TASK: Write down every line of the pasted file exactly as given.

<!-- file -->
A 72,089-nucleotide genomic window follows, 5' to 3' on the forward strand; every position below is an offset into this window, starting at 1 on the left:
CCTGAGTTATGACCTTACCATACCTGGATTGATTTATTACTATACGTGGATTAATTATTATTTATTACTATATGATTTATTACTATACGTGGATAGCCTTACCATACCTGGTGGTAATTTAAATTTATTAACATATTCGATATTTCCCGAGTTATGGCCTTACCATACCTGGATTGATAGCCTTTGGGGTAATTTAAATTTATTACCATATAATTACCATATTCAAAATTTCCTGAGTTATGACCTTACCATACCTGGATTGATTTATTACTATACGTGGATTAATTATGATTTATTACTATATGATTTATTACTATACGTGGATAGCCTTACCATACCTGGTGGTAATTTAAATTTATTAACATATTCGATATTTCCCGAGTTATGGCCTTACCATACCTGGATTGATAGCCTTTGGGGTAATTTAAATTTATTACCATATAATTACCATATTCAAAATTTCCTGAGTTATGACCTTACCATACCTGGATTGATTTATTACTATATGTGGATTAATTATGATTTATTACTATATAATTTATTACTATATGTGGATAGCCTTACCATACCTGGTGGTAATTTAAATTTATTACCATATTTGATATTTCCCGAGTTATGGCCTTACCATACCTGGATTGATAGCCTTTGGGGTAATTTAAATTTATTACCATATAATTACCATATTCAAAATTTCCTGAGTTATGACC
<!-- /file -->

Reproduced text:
A 72,089-nucleotide genomic window follows, 5' to 3' on the forward strand; every position below is an offset into this window, starting at 1 on the left:
CCTGAGTTATGACCTTACCATACCTGGATTGATTTATTACTATACGTGGATTAATTATTATTTATTACTATATGATTTATTACTATACGTGGATAGCCTTACCATACCTGGTGGTAATTTAAATTTATTAACATATTCGATATTTCCCGAGTTATGGCCTTACCATACCTGGATTGATAGCCTTTGGGGTAATTTAAATTTATTACCATATAATTACCATATTCAAAATTTCCTGAGTTATGACCTTACCATACCTGGATTGATTTATTACTATACGTGGATTAATTATGATTTATTACTATATGATTTATTACTATACGTGGATAGCCTTACCATACCTGGTGGTAATTTAAATTTATTAACATATTCGATATTTCCCGAGTTATGGCCTTACCATACCTGGATTGATAGCCTTTGGGGTAATTTAAATTTATTACCATATAATTACCATATTCAAAATTTCCTGAGTTATGACCTTACCATACCTGGATTGATTTATTACTATATGTGGATTAATTATGATTTATTACTATATAATTTATTACTATATGTGGATAGCCTTACCATACCTGGTGGTAATTTAAATTTATTACCATATTTGATATTTCCCGAGTTATGGCCTTACCATACCTGGATTGATAGCCTTTGGGGTAATTTAAATTTATTACCATATAATTACCATATTCAAAATTTCCTGAGTTATGACC